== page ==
I am one of those people who wake up without an alarm (unless I have a 4 am plane to catch and then, yes, I need an alarm). My body just normally starts stirring at the same time every day about 6:30 am. I love it!
I have, to be honest, I am not a fan of the daylight savings time change, it throws me for a loop every time. Whether we are spring forward or falling back it really upsets my circadian rhythms leaving me feeling a little bit off – not quite myself for a week or two after the change.
New York pulmonologist and sleep specialist Nicholas Rummo of Northern Westchester Hospital's Center for Sleep Medicine says, "The day or two after, people aren't quite alert," he says. "Most people might feel it Monday into Tuesday."
Ahh… you are now seeing why I decided to make March’s theme: Restoration is the Foundation for A Sweet Life. Yes, I wanted to talk about how to improve your sleep and handle daylight saving time because it impacts all of us (except Arizona and Hawaii, you guys got it right on this one).
"Losing an hour is harder than gaining an hour," says Steven Feinsilver, director of the Center for Sleep Medicine at Mount Sinai Medical Center in New York. "It's sort of like a mini jet lag."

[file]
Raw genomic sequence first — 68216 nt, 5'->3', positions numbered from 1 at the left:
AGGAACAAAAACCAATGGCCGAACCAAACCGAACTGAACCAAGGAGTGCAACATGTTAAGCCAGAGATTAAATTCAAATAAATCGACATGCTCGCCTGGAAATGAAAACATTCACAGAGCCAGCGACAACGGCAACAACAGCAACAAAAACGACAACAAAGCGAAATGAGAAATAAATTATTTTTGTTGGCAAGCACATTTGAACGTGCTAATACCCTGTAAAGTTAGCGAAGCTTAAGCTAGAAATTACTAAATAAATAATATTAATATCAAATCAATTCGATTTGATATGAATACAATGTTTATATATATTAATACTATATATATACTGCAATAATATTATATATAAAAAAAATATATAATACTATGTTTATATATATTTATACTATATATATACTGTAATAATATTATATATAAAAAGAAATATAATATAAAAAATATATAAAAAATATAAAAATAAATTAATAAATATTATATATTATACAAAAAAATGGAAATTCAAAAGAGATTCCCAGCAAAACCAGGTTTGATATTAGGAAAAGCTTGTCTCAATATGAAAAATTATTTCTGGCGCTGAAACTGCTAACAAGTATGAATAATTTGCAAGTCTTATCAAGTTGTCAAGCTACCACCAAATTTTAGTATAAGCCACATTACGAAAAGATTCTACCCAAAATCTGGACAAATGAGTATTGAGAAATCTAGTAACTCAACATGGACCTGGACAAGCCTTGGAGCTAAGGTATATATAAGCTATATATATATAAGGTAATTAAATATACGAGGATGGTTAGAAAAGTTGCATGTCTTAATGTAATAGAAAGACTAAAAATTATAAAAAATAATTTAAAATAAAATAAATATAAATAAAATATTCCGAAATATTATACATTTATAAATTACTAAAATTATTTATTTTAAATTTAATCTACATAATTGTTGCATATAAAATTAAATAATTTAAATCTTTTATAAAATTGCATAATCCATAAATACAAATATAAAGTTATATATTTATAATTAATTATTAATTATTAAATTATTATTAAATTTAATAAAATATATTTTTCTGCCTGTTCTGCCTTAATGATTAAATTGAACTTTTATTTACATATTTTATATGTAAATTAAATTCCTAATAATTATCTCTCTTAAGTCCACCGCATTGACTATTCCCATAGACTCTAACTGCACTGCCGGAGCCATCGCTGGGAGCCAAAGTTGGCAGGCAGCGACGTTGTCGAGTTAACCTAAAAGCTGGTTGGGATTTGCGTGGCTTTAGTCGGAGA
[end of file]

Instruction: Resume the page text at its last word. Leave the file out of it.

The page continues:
So if you are really feeling this daylight saving time change, or you have sleep disturbances even without the time change, you might want to think about how to get better sleep.
In the last few years, I have noticed that my patients have increasingly included sleep disturbances as one of their top concerns for treatment. The first step to treating sleep disturbances is to create sleep rituals or sleep hygiene that you practice every night. Our body likes rhythms so when you do the same thing every night it lets your body know that it is time to prepare for sleep.
Here is an article that I have written about sleep hygiene.
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To Your One Sweet Life,